Maintain the light pressure you used while cutting the wood due to the delicate nature of the balsa. Light pressure becomes even more important for special shapes with thin corners.

2. Using a Cricut Maker

Using a Cricut Maker

A Cricut Maker is a machine that makes intricate designs and shapes off soft materials like balsa wood.

However, the Cricut maker can cut only balsa wood with a thickness of 1/32″, 1/16″, and 3/32″. This method of cutting balsa wood requires less physical effort, more detail, and technical skill. Here’s how to cut balsa wood with a Cricut maker:

Also Read:- How to Cut Crown Molding Perfectly? | A Step-by-Step Guide

Step 1: Upload Design

Cricut maker uses the design you upload to make the cuts. So, you need to make the required design or pattern and then upload this pattern to the Cricut design space.

Next, you may need to resize the pattern on the Cricut design space to the perfect size you want to cut out from the balsa.

Finally, you’ll need to weld each piece together for letters and designs where the patterns are stand-alone.

Step 2: Set the Cricut Dial and Attach the Blade

The Cricut dial allows you to set the depth, speed, pressure, and more for the cut before you start. This way, you do not have to make any manual adjustments.

To set your desired figures, you’ll need to select the dial to custom by tapping on the make it button and choosing “browse all materials” from there, tap “material settings” from the menu.

Then, scroll down to the bottom to find an “add new materials” tab that’ll allow you to create a custom material and name it balsa wood.

Here’s a template you should follow for balsa wood: cut pressure – 350, multi-cut – 8x.

Next, select a deep point blade from the blade option and attach the blade to the right side of the blade holder. At this point, you can add the exact details of the cut.

Step 3: Position the Balsa and Cut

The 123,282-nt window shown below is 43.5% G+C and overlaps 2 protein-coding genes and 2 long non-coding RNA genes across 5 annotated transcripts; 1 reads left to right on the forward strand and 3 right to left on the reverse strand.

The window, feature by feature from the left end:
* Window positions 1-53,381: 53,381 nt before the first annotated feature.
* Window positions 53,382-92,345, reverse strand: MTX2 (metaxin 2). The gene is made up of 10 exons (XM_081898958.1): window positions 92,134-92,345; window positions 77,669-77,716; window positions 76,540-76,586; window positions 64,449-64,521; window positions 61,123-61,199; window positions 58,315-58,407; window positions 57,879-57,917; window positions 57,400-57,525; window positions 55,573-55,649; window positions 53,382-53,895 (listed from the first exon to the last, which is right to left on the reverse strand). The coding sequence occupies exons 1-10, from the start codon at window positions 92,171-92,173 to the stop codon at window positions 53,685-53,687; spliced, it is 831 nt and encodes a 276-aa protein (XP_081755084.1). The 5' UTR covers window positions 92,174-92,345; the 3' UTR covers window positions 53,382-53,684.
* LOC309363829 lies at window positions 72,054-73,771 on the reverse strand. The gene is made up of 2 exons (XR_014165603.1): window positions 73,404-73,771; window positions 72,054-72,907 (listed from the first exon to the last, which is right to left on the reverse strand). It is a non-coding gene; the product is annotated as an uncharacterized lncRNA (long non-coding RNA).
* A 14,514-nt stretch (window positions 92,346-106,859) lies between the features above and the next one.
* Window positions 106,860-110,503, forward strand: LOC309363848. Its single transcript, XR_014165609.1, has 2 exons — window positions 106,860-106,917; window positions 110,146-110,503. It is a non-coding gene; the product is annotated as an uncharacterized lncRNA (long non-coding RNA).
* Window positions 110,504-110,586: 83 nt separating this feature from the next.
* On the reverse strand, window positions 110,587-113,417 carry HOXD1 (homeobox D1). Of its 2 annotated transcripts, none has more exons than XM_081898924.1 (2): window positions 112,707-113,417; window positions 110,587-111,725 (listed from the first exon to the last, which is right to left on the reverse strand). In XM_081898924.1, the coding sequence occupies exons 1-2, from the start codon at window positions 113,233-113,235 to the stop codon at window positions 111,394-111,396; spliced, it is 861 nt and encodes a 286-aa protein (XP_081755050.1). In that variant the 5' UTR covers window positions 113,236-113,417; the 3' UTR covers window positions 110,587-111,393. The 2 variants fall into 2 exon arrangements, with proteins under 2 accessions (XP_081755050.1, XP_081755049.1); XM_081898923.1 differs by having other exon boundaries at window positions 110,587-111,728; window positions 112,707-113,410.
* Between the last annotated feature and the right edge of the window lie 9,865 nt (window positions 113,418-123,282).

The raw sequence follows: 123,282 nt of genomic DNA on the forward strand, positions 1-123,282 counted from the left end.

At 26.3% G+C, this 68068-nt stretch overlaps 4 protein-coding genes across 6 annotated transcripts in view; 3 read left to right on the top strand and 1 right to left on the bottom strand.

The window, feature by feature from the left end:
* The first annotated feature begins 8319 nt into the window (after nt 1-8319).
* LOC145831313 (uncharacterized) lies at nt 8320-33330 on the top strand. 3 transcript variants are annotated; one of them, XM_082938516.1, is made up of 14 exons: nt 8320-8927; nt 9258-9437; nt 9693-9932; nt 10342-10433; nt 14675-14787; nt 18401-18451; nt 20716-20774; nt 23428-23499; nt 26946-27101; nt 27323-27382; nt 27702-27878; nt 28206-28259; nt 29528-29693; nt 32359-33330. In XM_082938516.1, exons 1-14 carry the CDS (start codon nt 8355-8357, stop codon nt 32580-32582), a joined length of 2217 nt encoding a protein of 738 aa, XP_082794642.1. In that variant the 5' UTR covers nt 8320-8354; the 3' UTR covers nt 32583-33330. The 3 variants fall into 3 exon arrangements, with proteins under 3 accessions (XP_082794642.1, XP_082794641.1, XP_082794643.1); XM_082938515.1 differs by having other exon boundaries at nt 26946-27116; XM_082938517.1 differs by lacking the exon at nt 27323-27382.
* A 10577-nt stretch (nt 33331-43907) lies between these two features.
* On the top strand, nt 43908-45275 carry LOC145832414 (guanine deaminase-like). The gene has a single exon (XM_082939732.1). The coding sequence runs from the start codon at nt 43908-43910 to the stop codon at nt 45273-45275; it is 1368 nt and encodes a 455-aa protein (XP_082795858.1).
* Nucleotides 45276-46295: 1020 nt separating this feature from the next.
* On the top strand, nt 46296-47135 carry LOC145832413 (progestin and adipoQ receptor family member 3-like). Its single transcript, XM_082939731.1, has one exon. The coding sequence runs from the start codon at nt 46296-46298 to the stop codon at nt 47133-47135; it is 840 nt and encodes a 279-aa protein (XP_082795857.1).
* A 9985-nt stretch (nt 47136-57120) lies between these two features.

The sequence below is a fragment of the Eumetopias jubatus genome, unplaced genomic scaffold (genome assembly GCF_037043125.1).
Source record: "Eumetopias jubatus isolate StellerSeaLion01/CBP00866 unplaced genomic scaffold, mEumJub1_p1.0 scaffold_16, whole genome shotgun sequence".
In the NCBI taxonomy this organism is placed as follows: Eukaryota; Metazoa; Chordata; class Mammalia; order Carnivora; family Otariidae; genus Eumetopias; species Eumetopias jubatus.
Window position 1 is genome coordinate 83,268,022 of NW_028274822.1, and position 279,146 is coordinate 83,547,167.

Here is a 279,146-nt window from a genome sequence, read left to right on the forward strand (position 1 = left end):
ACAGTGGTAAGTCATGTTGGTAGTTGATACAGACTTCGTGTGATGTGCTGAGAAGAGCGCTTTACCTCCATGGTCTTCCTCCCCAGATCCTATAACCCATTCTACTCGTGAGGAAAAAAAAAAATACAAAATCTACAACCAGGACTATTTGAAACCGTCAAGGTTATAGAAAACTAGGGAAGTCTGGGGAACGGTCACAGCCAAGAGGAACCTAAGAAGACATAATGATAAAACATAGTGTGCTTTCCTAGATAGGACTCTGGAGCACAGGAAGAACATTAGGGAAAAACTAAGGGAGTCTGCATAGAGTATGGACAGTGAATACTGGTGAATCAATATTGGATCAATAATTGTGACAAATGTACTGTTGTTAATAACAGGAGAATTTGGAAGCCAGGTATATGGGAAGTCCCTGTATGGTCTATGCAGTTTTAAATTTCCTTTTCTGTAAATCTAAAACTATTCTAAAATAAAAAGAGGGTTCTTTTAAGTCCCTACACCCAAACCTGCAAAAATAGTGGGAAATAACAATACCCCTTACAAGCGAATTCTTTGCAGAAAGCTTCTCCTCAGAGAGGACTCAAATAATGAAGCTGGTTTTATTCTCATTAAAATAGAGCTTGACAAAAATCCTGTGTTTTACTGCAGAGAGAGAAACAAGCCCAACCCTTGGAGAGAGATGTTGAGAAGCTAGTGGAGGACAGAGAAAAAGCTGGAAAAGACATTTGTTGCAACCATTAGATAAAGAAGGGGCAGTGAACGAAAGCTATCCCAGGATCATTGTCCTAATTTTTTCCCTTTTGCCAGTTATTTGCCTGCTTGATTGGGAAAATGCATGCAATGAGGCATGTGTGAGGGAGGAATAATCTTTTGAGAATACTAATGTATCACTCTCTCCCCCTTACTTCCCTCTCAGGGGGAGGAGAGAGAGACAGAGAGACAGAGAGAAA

Position the balsa wood on the cutting mat, ensuring parts with gums, knots, or warps are not included in the cut area.

Typically, the cutting mat is sticky to hold the wood in place; when gum weakens, it is best to use tape to hold down all the edges of the balsa.

Start the Cricut as the blade makes light cuts on the wood. Hit the cut button till the Cricut has cut out the pattern.

You’ll need to check the wood after every cut to see if the shape has been cut out. Checking the wood only involves looking at it without shifting it on the map, which can affect the cut.

Step 4: Remove the Wood

To remove the cut wood, you’ll need to remove the cutting mat from the Cricut maker with the balsa attached. Then, carefully remove your pattern from the piece by tilting the mat.

The cut piece will pull out since the edges are belt down with tape. Sometimes, the Cricut maker will not correctly cut out some parts of the pattern from the piece; here, you can break off those points using a mallet or small knife.

Step 5: Sand the Edges

Use fine and thin sandpaper to smoothen the edges. Applying only a little pressure and sanding along the grain will prevent it from breaking.

Tips For Working With Balsa Wood

Working with balsa wood is a fantastic experience, plus it gets even better with the finished project due to its unique hue and softness.

However, the lightness can make working with this wood challenging for most people since it can quickly get damaged. Here are some tips to help you use balsa:

  • Make lighter cuts instead of a single deep cut through the wood. Light cuts ensure the edges are smoother and break-offs don’t happen.
  • Use an emery board or nail filer instead of sandpaper to smoothen the edges because it is thinner.
  • Cut the complicated corners first before moving to more manageable parts to improve the stability of the pattern.
  • Do not use a brush soaked in paint when painting the balsa. Instead, use a dry brush with only a little paint, as balsa can quickly soak up the paint, get wet, and warp.


Balsa may not be the most popular type of wood, but it is effective for making mock designs, patterns, and shapes.

Its lightness and hue make it an excellent option for woodworkers seeking to utilize balsa wood for their projects. Before woodworkers enjoy the many benefits of balsa wood, they’ll first have to navigate cutting the wood.